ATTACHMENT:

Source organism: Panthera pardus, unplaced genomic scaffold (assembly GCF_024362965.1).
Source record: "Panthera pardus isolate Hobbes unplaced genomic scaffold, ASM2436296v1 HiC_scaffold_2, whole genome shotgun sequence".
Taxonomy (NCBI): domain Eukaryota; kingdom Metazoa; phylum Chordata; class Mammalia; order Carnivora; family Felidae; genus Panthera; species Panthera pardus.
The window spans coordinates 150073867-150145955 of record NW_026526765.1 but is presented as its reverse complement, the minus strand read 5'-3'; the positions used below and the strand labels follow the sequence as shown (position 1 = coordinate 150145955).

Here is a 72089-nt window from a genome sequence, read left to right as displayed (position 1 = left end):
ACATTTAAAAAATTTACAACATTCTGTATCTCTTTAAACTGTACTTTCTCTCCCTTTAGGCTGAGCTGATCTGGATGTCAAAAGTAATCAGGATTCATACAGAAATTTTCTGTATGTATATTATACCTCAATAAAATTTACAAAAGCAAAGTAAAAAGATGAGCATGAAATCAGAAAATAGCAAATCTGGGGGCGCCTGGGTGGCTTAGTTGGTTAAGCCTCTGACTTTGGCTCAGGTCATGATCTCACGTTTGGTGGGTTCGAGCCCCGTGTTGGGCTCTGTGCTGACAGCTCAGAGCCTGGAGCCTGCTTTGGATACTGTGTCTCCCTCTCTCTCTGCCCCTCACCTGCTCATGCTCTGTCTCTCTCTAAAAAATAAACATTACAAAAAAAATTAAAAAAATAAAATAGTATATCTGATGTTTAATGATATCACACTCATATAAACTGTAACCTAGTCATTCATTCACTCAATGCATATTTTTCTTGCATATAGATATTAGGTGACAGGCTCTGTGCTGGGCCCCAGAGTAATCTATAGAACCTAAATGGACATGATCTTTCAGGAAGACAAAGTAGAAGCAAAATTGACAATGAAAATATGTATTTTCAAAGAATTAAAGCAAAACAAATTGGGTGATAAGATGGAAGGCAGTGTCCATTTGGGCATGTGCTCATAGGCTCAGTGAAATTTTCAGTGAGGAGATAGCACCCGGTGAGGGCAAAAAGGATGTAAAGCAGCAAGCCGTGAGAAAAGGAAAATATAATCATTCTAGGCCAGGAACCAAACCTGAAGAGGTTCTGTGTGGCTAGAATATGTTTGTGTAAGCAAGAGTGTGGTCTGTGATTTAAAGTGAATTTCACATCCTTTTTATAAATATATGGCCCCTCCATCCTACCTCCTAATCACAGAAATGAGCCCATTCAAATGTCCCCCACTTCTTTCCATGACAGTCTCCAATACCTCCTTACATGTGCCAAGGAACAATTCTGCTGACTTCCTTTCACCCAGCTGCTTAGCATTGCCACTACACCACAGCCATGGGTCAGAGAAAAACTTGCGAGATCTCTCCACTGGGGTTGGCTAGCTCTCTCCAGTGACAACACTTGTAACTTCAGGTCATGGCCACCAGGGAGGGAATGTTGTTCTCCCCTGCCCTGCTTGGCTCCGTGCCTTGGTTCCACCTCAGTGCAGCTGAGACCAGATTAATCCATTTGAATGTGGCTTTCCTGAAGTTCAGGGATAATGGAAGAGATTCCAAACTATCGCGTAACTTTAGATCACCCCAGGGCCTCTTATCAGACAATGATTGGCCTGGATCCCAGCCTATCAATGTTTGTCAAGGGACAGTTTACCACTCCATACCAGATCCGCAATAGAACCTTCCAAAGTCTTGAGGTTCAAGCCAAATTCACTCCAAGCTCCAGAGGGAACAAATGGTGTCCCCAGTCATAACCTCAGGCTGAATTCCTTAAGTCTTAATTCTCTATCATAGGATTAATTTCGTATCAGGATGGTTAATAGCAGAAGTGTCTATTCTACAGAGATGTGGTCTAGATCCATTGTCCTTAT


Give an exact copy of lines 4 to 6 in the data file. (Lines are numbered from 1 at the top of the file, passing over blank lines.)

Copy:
The window spans coordinates 150073867-150145955 of record NW_026526765.1 but is presented as its reverse complement, the minus strand read 5'-3'; the positions used below and the strand labels follow the sequence as shown (position 1 = coordinate 150145955).

Here is a 72089-nt window from a genome sequence, read left to right as displayed (position 1 = left end):
ACATTTAAAAAATTTACAACATTCTGTATCTCTTTAAACTGTACTTTCTCTCCCTTTAGGCTGAGCTGATCTGGATGTCAAAAGTAATCAGGATTCATACAGAAATTTTCTGTATGTATATTATACCTCAATAAAATTTACAAAAGCAAAGTAAAAAGATGAGCATGAAATCAGAAAATAGCAAATCTGGGGGCGCCTGGGTGGCTTAGTTGGTTAAGCCTCTGACTTTGGCTCAGGTCATGATCTCACGTTTGGTGGGTTCGAGCCCCGTGTTGGGCTCTGTGCTGACAGCTCAGAGCCTGGAGCCTGCTTTGGATACTGTGTCTCCCTCTCTCTCTGCCCCTCACCTGCTCATGCTCTGTCTCTCTCTAAAAAATAAACATTACAAAAAAAATTAAAAAAATAAAATAGTATATCTGATGTTTAATGATATCACACTCATATAAACTGTAACCTAGTCATTCATTCACTCAATGCATATTTTTCTTGCATATAGATATTAGGTGACAGGCTCTGTGCTGGGCCCCAGAGTAATCTATAGAACCTAAATGGACATGATCTTTCAGGAAGACAAAGTAGAAGCAAAATTGACAATGAAAATATGTATTTTCAAAGAATTAAAGCAAAACAAATTGGGTGATAAGATGGAAGGCAGTGTCCATTTGGGCATGTGCTCATAGGCTCAGTGAAATTTTCAGTGAGGAGATAGCACCCGGTGAGGGCAAAAAGGATGTAAAGCAGCAAGCCGTGAGAAAAGGAAAATATAATCATTCTAGGCCAGGAACCAAACCTGAAGAGGTTCTGTGTGGCTAGAATATGTTTGTGTAAGCAAGAGTGTGGTCTGTGATTTAAAGTGAATTTCACATCCTTTTTATAAATATATGGCCCCTCCATCCTACCTCCTAATCACAGAAATGAGCCCATTCAAATGTCCCCCACTTCTTTCCATGACAGTCTCCAATACCTCCTTACATGTGCCAAGGAACAATTCTGCTGACTTCCTTTCACCCAGCTGCTTAGCATTGCCACTACACCACAGCCATGGGTCAGAGAAAAACTTGCGAGATCTCTCCACTGGGGTTGGCTAGCTCTCTCCAGTGACAACACTTGTAACTTCAGGTCATGGCCACCAGGGAGGGAATGTTGTTCTCCCCTGCCCTGCTTGGCTCCGTGCCTTGGTTCCACCTCAGTGCAGCTGAGACCAGATTAATCCATTTGAATGTGGCTTTCCTGAAGTTCAGGGATAATGGAAGAGATTCCAAACTATCGCGTAACTTTAGATCACCCCAGGGCCTCTTATCAGACAATGATTGGCCTGGATCCCAGCCTATCAATGTTTGTCAAGGGACAGTTTACCACTCCATACCAGATCCGCAATAGAACCTTCCAAAGTCTTGAGGTTCAAGCCAAATTCACTCCAAGCTCCAGAGGGAACAAATGGTGTCCCCAGTCATAACCTCAGGCTGAATTCCTTAAGTCTTAATTCTCTATCATAGGATTAATTTCGTATCAGGATGGTTAATAGCAGAAGTGTCTATTCTACAGAGATGTGGTCTAGATCCATTGTCCTTAT